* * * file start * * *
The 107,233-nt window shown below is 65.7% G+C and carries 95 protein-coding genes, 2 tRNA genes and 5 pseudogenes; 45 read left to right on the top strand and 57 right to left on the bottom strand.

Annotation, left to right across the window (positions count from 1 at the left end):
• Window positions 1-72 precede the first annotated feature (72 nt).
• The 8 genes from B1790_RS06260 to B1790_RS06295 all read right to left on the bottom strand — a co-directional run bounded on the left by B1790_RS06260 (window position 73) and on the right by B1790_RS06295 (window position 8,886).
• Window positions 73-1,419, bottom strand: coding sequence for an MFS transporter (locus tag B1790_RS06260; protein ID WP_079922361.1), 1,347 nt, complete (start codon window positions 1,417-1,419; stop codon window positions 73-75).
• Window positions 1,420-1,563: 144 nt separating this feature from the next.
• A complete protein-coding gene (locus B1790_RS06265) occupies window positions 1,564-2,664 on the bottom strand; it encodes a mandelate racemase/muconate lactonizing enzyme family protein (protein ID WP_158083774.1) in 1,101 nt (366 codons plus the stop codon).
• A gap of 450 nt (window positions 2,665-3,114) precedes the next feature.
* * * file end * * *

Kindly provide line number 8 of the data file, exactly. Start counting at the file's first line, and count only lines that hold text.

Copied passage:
• A gap of 450 nt (window positions 2,665-3,114) precedes the next feature.